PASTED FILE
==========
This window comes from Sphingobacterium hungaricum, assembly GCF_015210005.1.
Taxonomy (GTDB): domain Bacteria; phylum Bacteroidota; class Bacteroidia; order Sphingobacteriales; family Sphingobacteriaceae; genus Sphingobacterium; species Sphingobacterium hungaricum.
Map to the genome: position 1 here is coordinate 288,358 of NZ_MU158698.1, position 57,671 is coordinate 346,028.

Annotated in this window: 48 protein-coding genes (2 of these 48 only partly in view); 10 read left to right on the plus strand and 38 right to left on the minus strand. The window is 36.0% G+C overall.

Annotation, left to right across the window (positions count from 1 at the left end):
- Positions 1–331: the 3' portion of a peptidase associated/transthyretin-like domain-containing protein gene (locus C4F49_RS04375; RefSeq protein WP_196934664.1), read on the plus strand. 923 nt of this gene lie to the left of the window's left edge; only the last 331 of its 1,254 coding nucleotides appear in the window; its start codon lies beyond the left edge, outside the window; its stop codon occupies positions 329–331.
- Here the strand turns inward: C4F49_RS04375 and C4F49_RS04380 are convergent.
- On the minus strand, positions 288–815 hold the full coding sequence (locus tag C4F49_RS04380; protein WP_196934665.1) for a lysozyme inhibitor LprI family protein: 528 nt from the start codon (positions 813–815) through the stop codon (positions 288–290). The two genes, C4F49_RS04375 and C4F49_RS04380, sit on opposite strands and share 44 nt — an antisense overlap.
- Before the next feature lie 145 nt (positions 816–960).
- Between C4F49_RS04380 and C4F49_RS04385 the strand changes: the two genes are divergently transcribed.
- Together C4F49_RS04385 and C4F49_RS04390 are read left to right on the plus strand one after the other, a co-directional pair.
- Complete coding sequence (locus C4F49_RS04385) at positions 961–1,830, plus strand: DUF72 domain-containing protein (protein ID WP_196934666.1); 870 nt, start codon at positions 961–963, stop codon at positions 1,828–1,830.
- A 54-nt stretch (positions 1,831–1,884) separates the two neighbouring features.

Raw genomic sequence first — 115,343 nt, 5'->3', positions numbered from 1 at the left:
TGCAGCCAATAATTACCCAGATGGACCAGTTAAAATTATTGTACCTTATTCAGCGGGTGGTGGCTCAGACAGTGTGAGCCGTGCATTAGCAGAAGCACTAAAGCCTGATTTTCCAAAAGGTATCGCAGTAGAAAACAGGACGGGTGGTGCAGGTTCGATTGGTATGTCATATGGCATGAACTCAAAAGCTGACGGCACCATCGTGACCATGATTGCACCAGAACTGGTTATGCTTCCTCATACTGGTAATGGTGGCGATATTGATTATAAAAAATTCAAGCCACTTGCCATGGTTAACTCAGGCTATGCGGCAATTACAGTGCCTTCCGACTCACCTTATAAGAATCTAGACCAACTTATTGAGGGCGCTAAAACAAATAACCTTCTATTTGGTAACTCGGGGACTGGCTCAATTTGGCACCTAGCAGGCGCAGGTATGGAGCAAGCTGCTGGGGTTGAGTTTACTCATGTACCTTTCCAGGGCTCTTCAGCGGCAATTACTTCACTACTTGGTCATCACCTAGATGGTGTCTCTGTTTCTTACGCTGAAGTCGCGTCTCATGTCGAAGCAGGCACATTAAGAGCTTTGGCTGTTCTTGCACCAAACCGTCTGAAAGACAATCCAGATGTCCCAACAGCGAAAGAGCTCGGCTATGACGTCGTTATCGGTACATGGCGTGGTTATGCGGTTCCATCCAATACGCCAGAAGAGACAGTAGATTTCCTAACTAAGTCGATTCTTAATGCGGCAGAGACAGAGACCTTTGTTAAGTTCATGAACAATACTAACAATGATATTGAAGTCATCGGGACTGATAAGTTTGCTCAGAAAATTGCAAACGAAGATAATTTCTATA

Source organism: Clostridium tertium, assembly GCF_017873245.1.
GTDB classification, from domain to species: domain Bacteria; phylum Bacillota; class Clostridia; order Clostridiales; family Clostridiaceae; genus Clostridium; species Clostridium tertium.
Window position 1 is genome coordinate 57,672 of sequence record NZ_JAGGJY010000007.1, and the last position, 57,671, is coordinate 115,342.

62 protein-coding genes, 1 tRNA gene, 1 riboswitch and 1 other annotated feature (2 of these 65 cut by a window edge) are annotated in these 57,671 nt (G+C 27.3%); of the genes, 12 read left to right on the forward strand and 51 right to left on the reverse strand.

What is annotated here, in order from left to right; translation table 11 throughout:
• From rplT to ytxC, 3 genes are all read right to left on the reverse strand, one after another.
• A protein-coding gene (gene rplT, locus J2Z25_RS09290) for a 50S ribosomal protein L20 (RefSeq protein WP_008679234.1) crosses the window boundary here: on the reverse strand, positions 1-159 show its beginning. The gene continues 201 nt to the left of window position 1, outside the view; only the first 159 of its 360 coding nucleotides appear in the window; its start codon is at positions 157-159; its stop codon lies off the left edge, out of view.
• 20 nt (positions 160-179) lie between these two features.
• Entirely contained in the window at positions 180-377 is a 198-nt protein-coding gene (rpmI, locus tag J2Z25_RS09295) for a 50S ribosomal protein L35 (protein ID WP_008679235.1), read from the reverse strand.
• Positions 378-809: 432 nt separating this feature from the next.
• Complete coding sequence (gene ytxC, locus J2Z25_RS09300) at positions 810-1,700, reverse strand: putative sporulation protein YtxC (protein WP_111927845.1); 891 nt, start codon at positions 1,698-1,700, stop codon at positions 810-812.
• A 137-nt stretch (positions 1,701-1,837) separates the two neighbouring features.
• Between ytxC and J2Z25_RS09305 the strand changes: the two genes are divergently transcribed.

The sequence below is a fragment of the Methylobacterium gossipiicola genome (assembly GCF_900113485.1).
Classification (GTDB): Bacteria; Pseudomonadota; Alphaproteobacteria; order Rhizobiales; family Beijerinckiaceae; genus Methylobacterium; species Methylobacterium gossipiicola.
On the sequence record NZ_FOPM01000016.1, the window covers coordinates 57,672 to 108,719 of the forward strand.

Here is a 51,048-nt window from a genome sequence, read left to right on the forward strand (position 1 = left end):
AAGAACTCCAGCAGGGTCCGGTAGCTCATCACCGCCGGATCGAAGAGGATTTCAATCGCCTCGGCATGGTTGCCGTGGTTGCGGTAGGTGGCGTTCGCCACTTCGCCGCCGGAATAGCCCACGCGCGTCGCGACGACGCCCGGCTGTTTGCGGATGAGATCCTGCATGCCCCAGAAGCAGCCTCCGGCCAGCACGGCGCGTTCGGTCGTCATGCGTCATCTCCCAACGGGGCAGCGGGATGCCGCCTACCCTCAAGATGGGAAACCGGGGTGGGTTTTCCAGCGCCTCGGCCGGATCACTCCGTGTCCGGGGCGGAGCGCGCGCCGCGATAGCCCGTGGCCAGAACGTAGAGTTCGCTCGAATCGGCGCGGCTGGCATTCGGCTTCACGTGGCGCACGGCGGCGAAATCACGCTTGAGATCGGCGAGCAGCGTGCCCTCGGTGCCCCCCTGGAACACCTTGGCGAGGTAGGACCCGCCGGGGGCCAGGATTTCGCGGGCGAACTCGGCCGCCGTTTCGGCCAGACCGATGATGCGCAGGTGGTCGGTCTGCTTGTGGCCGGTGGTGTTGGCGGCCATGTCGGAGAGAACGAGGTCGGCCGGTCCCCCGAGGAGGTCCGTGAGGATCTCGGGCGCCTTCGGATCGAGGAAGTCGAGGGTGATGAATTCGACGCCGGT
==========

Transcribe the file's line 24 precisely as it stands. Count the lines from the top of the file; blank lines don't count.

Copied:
• Entirely contained in the window at positions 180-377 is a 198-nt protein-coding gene (rpmI, locus tag J2Z25_RS09295) for a 50S ribosomal protein L35 (protein ID WP_008679235.1), read from the reverse strand.